I guess the noise of my entry and the subsequent growl had awakened the humans because a light came on and then the guy who owns the boat was right there in front of me. Fortunately, he recognized me. “Hey, it’s Oliver! How did you get in here?” Then there was laughter and I knew that everything was probably going to be all right. The guy was nervous about picking me up though. Must of thought I was freaked out or something. Which I wasn't. And now that the tension was broke, I thought maybe Whitey and I could get to know each other better. But it wasn't to be. To this day I don't know if  there was another cat there. I guess, if there was, she was down lower in the stateroom.

I leaves the boat.
Anyway, the social occasion came to an abrupt end and this owner picked me up (in a fashion that must have made me look like a complete jerk to Whitey). He carried me out and bid me good night and dumped me gently on to the dock. It had been quite the evening and a patrol I wouldn't soon forget. I was exhausted. I decided to forgo the rest of the patrol (I mean, one night, right? What’s the diff?) and I slowly walked off down the dock. I took my time, it wouldn't do to hurry. As I went I raised my tail and bid them aloha, hoping that they would be watching through the windows. They were.

The author at work

Friday 26 July 2013

Trouble Amidships

Heat waves. Huge, towering heat waves, reaching for miles and now crashing down with tsunami-like force on most of the province. Temperatures in the mid-30’s, health warnings issued in urban centres, but even rural areas suffering in the brutal air.

Miserable Toronto mid-afternoon
This was the setting on my brief return from the boat to Toronto to do some work that had come along. It meant leaving the relative comforts of the Mary Mary and having to stay in our top-floor apartment oven for three nights.

So it wasn’t surprising that, even on the first night in our old bed, I was tossing and turning and sweating, even with the A/C on. My stomach was churning and painful. All of this I put down to the torrid city, being away from boat and questionable meals.

I put up with it for the required amount of time and on Friday, July 13th headed back to the boat, the work in town complete. I felt wonky the entire drive and by the time I stopped at a highway stop to get some gas and breakfast, I was spacey and feeling like I was moving in slow-motion. But I motored on and finally arrived back at Hindson Marina and collapsed onto the bed. Something was much amiss…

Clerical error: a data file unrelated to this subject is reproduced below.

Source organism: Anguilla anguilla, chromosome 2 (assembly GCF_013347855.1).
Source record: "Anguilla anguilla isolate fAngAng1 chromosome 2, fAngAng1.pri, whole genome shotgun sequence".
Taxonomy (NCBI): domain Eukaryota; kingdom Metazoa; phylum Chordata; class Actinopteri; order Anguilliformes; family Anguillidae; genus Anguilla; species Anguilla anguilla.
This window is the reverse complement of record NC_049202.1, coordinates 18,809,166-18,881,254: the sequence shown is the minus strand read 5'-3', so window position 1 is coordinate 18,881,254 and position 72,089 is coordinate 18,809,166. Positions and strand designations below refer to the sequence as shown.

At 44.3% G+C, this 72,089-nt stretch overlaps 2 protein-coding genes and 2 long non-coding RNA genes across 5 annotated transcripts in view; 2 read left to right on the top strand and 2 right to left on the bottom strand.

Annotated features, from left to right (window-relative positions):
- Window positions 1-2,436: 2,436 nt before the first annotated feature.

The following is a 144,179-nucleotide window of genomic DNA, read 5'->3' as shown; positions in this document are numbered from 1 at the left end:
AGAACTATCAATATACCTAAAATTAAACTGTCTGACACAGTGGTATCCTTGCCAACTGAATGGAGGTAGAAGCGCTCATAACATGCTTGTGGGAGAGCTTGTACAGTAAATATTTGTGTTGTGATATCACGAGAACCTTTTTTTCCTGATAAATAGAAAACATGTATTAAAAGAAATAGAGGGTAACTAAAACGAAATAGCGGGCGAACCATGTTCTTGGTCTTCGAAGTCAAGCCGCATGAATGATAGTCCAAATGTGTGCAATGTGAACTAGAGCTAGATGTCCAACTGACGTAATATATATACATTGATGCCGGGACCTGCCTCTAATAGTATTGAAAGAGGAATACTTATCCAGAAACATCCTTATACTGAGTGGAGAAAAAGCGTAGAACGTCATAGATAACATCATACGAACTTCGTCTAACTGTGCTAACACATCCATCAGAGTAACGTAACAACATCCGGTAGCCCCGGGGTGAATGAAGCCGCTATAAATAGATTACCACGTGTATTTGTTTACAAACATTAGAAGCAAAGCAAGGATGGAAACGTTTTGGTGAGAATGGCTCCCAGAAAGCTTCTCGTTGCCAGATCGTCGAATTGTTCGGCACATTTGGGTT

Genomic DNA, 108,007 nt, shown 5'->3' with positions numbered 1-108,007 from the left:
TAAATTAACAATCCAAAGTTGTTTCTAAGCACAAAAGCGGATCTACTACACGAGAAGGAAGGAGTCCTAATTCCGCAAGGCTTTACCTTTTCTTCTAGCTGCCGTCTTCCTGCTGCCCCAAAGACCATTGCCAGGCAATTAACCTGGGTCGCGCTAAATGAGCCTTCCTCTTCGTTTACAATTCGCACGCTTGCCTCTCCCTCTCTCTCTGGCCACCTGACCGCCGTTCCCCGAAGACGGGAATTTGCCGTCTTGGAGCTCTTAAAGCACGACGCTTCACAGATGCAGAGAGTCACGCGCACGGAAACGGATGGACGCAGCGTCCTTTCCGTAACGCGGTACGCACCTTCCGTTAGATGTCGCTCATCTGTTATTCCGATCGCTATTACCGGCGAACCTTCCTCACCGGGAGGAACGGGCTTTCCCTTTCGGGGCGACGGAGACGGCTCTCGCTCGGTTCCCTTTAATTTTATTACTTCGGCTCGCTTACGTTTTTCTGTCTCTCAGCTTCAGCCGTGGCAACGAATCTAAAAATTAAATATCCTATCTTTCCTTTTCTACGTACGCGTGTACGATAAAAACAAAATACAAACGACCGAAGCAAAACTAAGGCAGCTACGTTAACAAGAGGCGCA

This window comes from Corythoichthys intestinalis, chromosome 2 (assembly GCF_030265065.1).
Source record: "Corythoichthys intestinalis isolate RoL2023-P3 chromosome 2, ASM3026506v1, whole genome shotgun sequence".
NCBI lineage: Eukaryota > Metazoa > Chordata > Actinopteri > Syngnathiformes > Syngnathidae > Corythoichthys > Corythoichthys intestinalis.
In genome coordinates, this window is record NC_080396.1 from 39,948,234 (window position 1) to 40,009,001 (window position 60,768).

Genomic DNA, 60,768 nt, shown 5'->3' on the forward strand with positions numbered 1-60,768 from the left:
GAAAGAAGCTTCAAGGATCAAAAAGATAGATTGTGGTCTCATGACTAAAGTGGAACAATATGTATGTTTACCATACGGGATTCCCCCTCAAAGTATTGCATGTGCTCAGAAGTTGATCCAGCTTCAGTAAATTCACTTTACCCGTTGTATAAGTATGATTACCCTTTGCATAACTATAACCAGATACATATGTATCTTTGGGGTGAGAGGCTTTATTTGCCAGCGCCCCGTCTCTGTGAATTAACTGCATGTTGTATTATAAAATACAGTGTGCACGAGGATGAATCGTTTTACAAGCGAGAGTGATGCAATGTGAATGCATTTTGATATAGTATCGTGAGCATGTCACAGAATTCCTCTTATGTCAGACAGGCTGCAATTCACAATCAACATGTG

The next day I continued growing more feverish and painful and finally Brooke went into town and bought a thermometer (you should have one of these in your boat first-aid, we realize now) and it relayed the obvious. I had a fever of 102.8.

Off to the hospital…. I couldn’t stand up very well by this time but fortunately the emergency wasn’t crowded, even on this holiday Saturday and I was soon issued into the back-rooms where I could lie on a gurney.
Georgian Bay General Hospital - it looks nothing like this at the moment.
I was seen to by a young doctor who quickly came to the conclusion that I probably had appendicitis. This was confirmed, after drinking two glasses of foul-tasting dye, by a CAT-scan and I was admitted, post-haste for emergency surgery. There was a problem with room space and, at first, it looked like I was going to have to spend the night in the triage room. This was decidedly a bad thing. There were 8 curtained areas in the triage and the three immediately surrounding me held, in their murky depths: an old man who couldn’t hear very well and was continuing a lengthy conversation at the top of his lungs; an old lady who every now and then would wake from her stupor and start calling out “Help! Help! Help, help, help, help!” only to admonish whoever responded to her with further shouts of “Get away from me! Leave me alone, you fools!” and another woman, who had some sort of back injury and was moaning pitifully every few seconds. The potential for having to spend the night amongst these poor wretched wounded had me on the verge of panic.

But, fortunately, a room was found and I was re-located there. The next day, in the morning, I was visited by Dr. Walc (or Dr. Claw in Backwards Land) and he informed me that they would be ‘going in’ shortly. And so it was that around 10:30 a.m. I was wheeled away to surgery.
This was all happening way faster than my previous bout with abdominal surgery. When I had cancer and they removed my Prostate. There it was a long, drawn-out affair. Here it was steaming along and before I knew it I was spread-eagled on the operating table and a very-pregnant nurse (“I’m going to work right up to my due date!”) was bidding me farewell as the oxygen mask was lowered past her bulging stomach and onto my face. Farewell, as in ‘see you in dreamland’ I guess she meant. I hope she meant.

Next thing you know, wham bam, and I’m back in my room with a 5” gash in my side through which the offending useless sausage was removed. Apparently I had to have a longer cut than usual as my appendix was stuffed up under my bowel for some reason. Later I was to find out from my agent that when his brother had an appendectomy in China, the cut was only 1” long. Lesson learned: If possible have operations done in China. Of course, an hour after they operate you need to have it done again. (Sorry…)

Three days in the hospital altogether and then hobbling back to boat to further recuperate. More heat and more sweat but soon the weather would break and I could continue on. Looking forward to getting back on the water, but it won’t be until I can walk better than the 90 year-old man I seem to have become.

Which is all to say that I have good reasons for not updating the blog with important boating adventure news. I’ll catch up later.